Among the many things we’ve all learnt from this lockdown is the importance of a good internet connection. The internet is how we conduct all of our personal and proffesional business, and the frustration of a slow internet speed is enough to send your employees on a Michael Douglas (Falling Down) style rampage through the streets.
However, high-bandwidth connections are expensive – do you really need gigabit internet for your business? This article will try to help you understand what internet speed you need and how you can get the most for your money.
How fast is a gigabit?
Internet packages are typically sold by speed. Back in the dialup days the best you could hope for was Kbps – Kilobits per second. Today, home broadband packages are typically in the Megabits range, written as Mbps or Mb/s. One Megabit is 1000Kb.
Confusingly, an alternative measure of internet speed is Megabytes, written as MB/s. (Whose idea was that?) One Megabyte is the equivalent of 8 Megabits. Typically, we talk about file sizes in terms of Megabytes and internet speeds in Megabits. This is messy and obnoxious and probably why engineers decided to jump ahead to the invention of gigabit internet*. The fastest internet speeds currently available are measured in gigabits per second, written as Gbps. One Gigabyte is equivalent to 125MB/s or 1000Mbps. The highest speed connections achieved by anyone are now 400Gbps – but unless you’re Facebook or Google, chances are you won’t need that! With any high speed connection, that’s a lot of data moving very fast.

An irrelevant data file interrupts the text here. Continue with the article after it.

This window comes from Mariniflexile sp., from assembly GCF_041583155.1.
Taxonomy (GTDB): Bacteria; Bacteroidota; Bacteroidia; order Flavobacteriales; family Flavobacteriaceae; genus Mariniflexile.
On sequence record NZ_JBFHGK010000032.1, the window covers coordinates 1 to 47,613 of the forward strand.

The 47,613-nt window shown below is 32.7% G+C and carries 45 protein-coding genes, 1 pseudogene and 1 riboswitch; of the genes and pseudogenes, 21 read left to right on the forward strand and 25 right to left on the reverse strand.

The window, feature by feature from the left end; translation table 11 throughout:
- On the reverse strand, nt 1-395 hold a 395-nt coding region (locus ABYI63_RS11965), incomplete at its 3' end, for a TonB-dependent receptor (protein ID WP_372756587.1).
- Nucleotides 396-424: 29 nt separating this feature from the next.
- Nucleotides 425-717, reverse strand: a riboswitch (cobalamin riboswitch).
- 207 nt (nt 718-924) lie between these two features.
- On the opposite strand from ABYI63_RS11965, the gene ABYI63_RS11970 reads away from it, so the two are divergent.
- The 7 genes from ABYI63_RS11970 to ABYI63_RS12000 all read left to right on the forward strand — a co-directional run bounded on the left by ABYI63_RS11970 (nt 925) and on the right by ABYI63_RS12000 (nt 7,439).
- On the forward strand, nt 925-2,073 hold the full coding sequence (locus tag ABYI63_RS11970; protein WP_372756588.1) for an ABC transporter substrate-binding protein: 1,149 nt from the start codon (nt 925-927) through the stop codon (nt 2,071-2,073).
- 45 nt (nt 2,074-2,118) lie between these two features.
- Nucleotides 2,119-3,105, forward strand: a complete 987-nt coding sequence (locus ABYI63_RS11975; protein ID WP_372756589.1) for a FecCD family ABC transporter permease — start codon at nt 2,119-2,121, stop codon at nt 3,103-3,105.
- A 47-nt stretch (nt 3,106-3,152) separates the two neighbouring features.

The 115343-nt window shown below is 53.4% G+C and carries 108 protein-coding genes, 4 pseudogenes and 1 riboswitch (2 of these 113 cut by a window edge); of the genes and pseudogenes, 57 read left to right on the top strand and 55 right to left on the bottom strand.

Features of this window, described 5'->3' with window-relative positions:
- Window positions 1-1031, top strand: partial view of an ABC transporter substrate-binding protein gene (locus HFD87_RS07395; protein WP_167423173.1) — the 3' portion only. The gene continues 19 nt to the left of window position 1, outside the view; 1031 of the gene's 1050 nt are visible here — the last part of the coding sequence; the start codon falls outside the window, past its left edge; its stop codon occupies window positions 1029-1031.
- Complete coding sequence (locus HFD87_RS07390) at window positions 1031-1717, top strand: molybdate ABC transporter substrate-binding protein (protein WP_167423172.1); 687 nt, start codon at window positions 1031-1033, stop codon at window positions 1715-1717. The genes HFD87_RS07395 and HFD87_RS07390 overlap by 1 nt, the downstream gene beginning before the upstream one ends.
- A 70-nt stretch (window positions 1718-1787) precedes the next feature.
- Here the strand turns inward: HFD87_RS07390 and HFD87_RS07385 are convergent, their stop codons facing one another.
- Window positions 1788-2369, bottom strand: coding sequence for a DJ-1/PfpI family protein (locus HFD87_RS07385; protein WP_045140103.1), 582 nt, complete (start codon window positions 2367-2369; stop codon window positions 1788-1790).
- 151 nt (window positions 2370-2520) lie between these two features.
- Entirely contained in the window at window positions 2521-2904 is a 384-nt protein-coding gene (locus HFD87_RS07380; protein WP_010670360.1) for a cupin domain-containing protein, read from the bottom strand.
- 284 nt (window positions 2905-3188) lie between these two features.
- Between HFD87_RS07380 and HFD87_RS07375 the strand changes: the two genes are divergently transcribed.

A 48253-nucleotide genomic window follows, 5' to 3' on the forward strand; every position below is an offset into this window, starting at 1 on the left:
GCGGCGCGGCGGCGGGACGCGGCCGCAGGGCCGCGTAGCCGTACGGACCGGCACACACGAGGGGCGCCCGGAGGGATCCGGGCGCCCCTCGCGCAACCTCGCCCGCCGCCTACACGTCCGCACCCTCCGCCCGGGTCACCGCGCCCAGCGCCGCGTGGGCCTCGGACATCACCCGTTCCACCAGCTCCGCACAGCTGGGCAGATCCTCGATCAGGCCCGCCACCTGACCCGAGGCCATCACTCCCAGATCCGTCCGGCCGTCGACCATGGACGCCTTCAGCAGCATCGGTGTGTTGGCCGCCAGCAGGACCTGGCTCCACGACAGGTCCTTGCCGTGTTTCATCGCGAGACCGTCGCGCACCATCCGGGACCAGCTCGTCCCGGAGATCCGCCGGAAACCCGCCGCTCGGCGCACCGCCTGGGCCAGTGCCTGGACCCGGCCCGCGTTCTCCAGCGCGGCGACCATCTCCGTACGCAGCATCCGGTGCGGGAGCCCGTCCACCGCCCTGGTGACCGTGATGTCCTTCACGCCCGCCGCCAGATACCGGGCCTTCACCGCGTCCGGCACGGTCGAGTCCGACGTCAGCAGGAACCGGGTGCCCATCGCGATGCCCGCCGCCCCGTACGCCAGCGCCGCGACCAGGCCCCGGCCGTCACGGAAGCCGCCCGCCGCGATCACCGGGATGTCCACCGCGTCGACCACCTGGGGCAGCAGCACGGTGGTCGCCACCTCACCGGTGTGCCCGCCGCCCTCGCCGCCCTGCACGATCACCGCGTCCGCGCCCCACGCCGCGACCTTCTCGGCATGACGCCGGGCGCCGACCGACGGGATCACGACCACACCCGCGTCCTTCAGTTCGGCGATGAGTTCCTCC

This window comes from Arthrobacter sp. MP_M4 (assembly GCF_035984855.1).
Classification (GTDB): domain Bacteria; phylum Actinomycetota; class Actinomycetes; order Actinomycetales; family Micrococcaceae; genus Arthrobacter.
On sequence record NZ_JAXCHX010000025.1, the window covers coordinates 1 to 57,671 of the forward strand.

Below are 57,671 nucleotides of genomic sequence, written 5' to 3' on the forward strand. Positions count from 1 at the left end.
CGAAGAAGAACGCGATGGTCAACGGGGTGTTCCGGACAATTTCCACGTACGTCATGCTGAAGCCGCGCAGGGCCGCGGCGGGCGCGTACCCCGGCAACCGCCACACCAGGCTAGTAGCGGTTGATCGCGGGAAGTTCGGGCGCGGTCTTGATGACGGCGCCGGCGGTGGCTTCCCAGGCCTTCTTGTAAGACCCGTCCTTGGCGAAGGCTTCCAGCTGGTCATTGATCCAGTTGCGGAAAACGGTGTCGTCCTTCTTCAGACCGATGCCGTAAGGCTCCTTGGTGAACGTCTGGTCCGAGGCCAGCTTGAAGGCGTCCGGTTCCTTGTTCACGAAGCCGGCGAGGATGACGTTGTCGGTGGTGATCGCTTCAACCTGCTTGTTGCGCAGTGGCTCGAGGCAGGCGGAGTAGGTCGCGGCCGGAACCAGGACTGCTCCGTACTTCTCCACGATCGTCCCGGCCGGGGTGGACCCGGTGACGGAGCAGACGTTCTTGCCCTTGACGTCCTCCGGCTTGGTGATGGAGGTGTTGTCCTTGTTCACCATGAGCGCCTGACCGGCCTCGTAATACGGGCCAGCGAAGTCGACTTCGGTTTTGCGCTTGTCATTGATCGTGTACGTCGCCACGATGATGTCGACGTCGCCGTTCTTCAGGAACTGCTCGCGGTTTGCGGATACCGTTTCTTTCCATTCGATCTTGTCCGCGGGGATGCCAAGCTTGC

*This is not the reason. Clearly the vast quantity of data in the world necessitated greater internet speeds. But it’s a nice co-benefit.
Still with me? No? Who could blame you. Speed is irrelevant without context.
Putting connectivity into context
When we talk about internet speed, what we’re really talking about is capacity. How much data can you upload or download in a single second and how does that speed compare with your business needs? This table gives some idea of how internet speeds translate in real world usage: